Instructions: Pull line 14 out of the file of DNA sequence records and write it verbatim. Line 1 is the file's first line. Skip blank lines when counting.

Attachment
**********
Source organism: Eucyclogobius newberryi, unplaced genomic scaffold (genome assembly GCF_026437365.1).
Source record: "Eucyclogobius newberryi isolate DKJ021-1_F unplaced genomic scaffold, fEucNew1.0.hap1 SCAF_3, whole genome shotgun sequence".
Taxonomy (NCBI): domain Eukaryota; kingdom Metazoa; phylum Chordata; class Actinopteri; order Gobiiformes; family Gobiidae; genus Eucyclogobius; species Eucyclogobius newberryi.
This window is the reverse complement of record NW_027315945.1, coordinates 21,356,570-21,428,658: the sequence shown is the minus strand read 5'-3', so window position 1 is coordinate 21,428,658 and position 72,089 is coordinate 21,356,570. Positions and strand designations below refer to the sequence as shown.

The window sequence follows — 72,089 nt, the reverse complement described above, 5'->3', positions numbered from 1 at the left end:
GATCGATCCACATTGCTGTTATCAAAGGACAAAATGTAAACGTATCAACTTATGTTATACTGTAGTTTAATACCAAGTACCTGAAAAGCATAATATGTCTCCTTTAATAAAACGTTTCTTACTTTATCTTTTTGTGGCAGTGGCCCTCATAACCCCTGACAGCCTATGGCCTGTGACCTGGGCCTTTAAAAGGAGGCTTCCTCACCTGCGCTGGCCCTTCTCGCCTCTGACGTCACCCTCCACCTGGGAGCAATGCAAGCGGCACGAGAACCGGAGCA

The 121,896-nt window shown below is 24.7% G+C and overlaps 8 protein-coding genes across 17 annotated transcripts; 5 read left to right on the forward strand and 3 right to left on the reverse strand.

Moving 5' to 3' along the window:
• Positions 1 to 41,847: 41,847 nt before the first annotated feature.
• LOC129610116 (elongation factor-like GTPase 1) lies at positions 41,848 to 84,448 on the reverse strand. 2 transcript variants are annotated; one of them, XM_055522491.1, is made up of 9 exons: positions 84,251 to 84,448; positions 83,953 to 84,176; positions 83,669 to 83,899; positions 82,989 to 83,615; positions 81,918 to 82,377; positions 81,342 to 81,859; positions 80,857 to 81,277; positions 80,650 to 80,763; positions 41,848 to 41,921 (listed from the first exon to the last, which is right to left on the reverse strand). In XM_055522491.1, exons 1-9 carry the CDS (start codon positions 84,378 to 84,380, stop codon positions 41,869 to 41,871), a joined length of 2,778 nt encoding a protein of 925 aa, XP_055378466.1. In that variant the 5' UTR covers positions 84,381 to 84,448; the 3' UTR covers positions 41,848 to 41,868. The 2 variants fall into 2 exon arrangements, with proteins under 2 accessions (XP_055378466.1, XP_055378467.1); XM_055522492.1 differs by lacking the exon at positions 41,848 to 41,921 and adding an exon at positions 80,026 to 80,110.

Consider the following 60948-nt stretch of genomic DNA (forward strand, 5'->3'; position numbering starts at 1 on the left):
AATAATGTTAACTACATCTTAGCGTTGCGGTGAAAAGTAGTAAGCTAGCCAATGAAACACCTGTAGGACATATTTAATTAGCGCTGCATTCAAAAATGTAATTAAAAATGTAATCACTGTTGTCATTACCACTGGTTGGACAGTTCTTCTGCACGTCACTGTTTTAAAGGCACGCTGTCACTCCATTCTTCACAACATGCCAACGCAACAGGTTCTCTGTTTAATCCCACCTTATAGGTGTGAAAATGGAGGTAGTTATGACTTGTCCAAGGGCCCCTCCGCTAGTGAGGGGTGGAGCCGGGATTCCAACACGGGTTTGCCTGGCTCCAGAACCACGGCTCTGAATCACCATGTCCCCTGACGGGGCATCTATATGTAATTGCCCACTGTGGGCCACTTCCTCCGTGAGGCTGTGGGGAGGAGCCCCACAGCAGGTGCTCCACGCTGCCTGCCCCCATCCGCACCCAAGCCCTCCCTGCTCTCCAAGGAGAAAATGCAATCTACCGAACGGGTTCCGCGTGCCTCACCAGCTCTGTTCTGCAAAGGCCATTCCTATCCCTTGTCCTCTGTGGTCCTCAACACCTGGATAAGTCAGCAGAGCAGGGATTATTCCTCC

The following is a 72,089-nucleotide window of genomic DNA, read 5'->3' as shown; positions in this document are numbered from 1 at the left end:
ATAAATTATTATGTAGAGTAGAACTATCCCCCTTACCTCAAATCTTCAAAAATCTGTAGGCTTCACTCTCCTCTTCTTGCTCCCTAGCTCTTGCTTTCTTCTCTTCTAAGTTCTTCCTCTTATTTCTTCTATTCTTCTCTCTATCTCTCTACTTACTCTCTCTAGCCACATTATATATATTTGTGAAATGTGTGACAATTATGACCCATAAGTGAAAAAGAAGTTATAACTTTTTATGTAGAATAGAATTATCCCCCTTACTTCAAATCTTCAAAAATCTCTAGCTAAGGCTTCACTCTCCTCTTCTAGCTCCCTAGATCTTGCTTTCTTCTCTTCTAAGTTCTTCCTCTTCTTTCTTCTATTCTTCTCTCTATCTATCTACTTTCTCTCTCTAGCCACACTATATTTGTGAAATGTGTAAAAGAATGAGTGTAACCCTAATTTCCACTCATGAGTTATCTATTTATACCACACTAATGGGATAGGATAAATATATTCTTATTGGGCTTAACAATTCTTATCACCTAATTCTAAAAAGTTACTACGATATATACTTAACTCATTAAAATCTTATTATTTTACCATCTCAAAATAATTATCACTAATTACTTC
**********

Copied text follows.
ATAAATTATTATGTAGAGTAGAACTATCCCCCTTACCTCAAATCTTCAAAAATCTGTAGGCTTCACTCTCCTCTTCTTGCTCCCTAGCTCTTGCTTTCTTCTCTTCTAAGTTCTTCCTCTTATTTCTTCTATTCTTCTCTCTATCTCTCTACTTACTCTCTCTAGCCACATTATATATATTTGTGAAATGTGTGACAATTATGACCCATAAGTGAAAAAGAAGTTATAACTTTTTATGTAGAATAGAATTATCCCCCTTACTTCAAATCTTCAAAAATCTCTAGCTAAGGCTTCACTCTCCTCTTCTAGCTCCCTAGATCTTGCTTTCTTCTCTTCTAAGTTCTTCCTCTTCTTTCTTCTATTCTTCTCTCTATCTATCTACTTTCTCTCTCTAGCCACACTATATTTGTGAAATGTGTAAAAGAATGAGTGTAACCCTAATTTCCACTCATGAGTTATCTATTTATACCACACTAATGGGATAGGATAAATATATTCTTATTGGGCTTAACAATTCTTATCACCTAATTCTAAAAAGTTACTACGATATATACTTAACTCATTAAAATCTTATTATTTTACCATCTCAAAATAATTATCACTAATTACTTC